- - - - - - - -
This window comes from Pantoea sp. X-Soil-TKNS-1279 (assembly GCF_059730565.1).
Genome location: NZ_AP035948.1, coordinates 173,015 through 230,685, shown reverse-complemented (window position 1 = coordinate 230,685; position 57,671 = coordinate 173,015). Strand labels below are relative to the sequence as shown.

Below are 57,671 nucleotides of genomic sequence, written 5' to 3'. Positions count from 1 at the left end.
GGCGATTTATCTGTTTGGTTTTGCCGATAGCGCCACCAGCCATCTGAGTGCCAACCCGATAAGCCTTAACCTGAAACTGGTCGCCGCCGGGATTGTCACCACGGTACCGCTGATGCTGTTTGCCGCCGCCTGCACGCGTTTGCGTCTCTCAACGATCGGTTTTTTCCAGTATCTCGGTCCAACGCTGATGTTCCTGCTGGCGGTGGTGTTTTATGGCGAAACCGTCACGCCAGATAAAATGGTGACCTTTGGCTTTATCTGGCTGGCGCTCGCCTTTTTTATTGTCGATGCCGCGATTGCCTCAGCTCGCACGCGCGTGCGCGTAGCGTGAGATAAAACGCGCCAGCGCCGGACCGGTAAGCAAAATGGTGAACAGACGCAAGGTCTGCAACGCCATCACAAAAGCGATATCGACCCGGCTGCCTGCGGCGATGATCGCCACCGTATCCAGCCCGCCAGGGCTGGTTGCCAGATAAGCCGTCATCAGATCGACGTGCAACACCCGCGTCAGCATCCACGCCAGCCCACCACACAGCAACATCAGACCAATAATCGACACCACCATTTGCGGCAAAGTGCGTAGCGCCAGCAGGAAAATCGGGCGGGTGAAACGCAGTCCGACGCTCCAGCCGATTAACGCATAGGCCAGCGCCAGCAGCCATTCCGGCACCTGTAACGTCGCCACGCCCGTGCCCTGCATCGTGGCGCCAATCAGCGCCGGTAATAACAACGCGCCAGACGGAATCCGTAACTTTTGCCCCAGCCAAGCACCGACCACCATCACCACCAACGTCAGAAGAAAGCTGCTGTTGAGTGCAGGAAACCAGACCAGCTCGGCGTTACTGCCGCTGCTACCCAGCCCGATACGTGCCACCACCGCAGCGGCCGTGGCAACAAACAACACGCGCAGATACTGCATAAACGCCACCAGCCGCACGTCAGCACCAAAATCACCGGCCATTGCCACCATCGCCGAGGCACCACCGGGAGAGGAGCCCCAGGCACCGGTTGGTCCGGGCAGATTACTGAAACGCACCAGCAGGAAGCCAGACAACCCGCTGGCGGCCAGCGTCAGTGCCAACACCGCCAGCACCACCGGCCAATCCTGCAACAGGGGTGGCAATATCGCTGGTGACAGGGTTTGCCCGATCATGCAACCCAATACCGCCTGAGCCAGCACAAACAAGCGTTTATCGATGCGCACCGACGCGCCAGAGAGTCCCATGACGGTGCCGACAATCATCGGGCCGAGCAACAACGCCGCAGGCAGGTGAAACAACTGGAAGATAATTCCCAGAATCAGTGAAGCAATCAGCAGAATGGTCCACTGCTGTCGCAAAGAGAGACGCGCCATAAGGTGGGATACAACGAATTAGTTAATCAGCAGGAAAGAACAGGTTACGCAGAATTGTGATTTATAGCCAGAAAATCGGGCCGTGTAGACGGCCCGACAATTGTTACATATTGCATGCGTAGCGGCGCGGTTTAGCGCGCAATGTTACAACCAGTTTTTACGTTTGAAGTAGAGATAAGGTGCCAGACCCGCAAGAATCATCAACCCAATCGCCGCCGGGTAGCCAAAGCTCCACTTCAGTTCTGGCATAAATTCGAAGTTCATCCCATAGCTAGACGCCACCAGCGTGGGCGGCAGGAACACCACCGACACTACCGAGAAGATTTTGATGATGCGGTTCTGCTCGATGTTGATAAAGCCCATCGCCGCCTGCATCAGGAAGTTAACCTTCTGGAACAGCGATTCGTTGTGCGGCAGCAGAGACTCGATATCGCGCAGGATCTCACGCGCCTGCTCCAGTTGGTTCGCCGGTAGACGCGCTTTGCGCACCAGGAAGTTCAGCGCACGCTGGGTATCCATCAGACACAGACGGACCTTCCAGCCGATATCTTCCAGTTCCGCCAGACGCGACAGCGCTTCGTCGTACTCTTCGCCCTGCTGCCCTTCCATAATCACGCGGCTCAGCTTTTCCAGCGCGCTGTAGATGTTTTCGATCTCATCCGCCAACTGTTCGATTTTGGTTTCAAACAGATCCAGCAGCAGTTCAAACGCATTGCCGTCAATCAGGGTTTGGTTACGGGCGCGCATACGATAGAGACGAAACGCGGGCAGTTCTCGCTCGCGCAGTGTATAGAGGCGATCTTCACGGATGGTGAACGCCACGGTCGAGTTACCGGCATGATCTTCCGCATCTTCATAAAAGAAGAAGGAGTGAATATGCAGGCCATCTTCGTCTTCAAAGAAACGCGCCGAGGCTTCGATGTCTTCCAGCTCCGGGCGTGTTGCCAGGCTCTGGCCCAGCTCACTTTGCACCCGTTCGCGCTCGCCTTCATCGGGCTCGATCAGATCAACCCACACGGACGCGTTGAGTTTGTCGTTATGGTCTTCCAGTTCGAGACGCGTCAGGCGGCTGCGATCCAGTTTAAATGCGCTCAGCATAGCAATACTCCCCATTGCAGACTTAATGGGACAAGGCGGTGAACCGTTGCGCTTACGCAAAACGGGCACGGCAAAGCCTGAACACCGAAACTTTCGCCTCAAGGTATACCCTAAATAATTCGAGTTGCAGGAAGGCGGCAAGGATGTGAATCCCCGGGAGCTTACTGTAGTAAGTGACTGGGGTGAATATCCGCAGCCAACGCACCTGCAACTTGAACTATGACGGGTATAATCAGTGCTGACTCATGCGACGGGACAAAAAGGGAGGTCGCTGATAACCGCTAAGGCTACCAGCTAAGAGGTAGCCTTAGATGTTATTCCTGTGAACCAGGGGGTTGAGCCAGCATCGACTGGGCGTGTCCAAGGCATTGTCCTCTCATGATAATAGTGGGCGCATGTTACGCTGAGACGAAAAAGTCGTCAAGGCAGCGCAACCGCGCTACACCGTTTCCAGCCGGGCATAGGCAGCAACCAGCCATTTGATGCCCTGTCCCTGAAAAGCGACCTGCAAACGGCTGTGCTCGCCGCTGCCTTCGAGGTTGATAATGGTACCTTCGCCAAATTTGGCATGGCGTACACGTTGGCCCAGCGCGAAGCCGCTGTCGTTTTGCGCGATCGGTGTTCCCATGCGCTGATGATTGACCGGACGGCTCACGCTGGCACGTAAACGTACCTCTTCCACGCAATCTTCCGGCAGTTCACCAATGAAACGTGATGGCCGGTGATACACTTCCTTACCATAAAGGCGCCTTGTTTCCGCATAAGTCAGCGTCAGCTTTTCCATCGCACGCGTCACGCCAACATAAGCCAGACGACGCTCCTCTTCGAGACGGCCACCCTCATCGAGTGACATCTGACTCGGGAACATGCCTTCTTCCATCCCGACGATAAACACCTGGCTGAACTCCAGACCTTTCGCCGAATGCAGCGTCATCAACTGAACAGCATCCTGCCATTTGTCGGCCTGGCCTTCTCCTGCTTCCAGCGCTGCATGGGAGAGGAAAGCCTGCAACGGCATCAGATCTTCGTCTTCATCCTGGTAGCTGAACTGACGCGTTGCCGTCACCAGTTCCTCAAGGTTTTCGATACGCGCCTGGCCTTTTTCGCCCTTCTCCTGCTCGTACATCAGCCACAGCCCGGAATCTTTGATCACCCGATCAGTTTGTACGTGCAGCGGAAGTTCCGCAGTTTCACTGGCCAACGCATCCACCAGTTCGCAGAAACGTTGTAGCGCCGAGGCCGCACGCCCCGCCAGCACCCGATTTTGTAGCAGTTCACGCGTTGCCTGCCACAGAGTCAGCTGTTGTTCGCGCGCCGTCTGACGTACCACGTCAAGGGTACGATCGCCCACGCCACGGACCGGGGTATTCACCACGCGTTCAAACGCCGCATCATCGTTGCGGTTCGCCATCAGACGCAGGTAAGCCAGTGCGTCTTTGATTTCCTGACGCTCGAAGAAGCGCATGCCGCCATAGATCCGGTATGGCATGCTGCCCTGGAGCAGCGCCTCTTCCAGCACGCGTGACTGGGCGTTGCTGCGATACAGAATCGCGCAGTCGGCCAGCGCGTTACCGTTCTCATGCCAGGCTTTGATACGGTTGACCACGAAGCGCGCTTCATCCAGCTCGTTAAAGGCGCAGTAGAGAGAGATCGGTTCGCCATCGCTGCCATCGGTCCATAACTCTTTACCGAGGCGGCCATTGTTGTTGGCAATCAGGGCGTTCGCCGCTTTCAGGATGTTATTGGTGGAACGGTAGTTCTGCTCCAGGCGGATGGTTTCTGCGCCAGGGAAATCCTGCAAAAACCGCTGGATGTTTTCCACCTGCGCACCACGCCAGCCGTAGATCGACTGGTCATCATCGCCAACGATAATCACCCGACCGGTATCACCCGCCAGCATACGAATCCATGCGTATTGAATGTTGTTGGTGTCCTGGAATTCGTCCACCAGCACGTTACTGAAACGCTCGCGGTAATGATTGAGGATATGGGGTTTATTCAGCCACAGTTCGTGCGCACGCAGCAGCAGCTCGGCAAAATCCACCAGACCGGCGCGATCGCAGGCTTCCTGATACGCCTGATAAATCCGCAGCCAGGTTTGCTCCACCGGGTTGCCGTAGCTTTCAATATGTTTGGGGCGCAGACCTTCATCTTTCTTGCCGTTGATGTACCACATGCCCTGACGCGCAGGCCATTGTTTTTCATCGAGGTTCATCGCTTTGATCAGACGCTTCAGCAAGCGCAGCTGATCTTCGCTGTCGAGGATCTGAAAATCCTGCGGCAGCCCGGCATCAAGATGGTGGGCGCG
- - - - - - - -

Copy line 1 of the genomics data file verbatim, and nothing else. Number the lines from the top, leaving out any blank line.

This window comes from Pantoea sp. X-Soil-TKNS-1279 (assembly GCF_059730565.1).